With the downturn of the housing market a couple of years ago and the resulting rash of foreclosures across the United States, many American families are filing bankruptcy in an effort to keep their houses.
And experts estimate that more than two million families will lose their homes to foreclosure before all is said and done.
Unfortunately, the Chapter 13 bankruptcy judges have noticed an upsetting trend among the mortgage servicers and foreclosure-executing companies involved in Chapter 13 bankruptcy cases filed by struggling homeowners.
A study recently published by law professor Katherine Porter shows that a startling number of mortgage servicers and lenders are taking advantage of Chapter 13 bankruptcy petitioners by demanding unnecessary and excessive fees throughout their bankruptcy filings or foreclosure proceedings. Read on to learn how to protect yourself.
In today's mortgage market, most mortgage loans are securitized by large investment companies: basically, lenders sell borrowers' debt to investors. Investors pay lenders a lump sum in exchange for gradual payments from the borrower, often in the form of mortgage payments.
Mortgage servicers are the middlemen in the loan repayment/collection process. When a property is foreclosed upon, the mortgage servicer is responsible for producing proof of ownership by the investor and documentation of how much is owed by the borrower.
Like mortgage servicers themselves, this loan market model is relatively new. And that means that legislation regulating mortgage servicing has not yet had a chance to catch up with mortgage servicing practices. This limited loan-servicer regulation and oversight leads in turn to inadequate information offered by mortgage servicers during foreclosure proceedings, which can hurt Chapter 13 bankruptcy petitioners.
Porter's study shows that mortgage servicers earn most of their income in the following ways:
While the housing market was booming, mortgage servicers made a lot of money solely from the large volume of subprime mortgages being originated. The other two sources contributed less significantly to income.
Now that the housing market is in a slump, though, fewer loans are being originated, which means mortgage servicers have to get their money elsewhere. The fees connected with late payments and delinquencies can provide that income.
But many bankruptcy judges have noticed that some fees appearing in the paperwork of Chapter 13 bankruptcy filings seem questionable at best, including such examples as:
To get the best deal on a loan, borrowers can "shop around." Not so with a loan's servicer. The only chance a borrower has of getting a new servicer is to refinance the loan-and even this method isn't guaranteed. According to Porter's research, 40% of complaints to the Department of Housing and Urban Development involve mortgage servicing gripes. A mere 10% of borrowers consider themselves happy with their mortgage servicers.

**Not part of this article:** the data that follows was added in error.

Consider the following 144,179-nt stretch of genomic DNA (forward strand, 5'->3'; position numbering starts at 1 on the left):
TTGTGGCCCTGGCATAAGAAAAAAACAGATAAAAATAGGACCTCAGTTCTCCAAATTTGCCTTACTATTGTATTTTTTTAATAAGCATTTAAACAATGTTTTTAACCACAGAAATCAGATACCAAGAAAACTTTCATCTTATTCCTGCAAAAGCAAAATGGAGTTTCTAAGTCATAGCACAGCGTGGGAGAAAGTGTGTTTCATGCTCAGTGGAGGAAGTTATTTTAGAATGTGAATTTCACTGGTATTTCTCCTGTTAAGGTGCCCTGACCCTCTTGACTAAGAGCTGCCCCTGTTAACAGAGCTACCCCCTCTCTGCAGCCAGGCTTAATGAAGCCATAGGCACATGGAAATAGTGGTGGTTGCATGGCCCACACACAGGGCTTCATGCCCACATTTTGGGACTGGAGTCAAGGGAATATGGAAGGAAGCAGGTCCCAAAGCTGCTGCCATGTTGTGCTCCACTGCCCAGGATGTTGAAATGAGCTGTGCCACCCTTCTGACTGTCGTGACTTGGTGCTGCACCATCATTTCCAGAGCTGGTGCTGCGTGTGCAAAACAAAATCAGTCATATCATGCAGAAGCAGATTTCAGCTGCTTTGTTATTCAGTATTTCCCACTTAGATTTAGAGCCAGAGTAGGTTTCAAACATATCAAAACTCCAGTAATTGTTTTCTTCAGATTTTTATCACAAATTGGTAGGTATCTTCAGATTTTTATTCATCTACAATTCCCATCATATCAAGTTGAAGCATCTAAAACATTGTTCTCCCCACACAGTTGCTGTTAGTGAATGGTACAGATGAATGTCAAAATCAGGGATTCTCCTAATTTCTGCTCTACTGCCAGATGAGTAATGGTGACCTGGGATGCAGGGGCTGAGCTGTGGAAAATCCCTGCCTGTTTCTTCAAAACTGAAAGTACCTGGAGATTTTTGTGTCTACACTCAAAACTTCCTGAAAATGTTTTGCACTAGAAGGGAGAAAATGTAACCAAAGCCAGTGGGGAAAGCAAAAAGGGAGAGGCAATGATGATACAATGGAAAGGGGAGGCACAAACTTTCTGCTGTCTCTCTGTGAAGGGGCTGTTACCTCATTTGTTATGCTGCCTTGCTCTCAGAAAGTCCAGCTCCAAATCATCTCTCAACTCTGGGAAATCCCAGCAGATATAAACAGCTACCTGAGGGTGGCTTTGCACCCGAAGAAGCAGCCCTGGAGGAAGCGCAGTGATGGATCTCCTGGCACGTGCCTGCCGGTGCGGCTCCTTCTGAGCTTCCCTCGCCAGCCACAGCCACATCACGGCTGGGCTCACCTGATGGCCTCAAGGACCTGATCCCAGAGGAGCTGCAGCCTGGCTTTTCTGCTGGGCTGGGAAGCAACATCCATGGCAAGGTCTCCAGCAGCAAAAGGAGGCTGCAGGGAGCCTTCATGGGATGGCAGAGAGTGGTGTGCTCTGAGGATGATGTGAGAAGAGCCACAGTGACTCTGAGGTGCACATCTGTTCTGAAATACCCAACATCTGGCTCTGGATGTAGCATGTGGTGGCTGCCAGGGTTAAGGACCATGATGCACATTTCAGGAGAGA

As middlemen in the borrowing/lending game, mortgage servicers are not directly responsible to borrowers. And increased fees paid by borrowers translate to increased revenue for mortgage servicers.
The dearth of new loans is hurting lenders, too, which means servicers are getting laid off. As a result, fewer servicers can lead to cut corners and lowered overall loan servicing quality, factors that have been linked to foreclosures.
There are two main reasons why mortgage servicers have been charging excessive fees without consequence.
Porter's research reveals that nearly all legal action taken in response to excessive mortgage fees happens in bankruptcy court. Though no definitive conclusion has been reached as to the cause of this, Porter theorizes that many borrowers are better able to determine what they do and do now owe after consulting with a bankruptcy attorney and getting a debt discharge from a bankruptcy judge.
But, according to one bankruptcy trustee, most questionable servicing fees are completely ignored in bankruptcy court.
When money is tight, many families must choose between paying to file the documents contesting fees that could be legitimate and paying fees they might not owe.
A few government agencies have noticed the abuses in the mortgage servicing industry, and are already taking action.
The Office of the Trustee, the part of the Department of Justice that oversees bankruptcy filings in the US, has promised to take steps to stop illegal practices of mortgage servicers, including the filing of false or inaccurate claims, the charging of unnecessary fees and the failure to acknowledge discharged debts.
The Federal Trade Commission (FTC) has yet to take any specific corrective action, but it has declared that mortgage servicing abuse is a serious concern for homebuyers.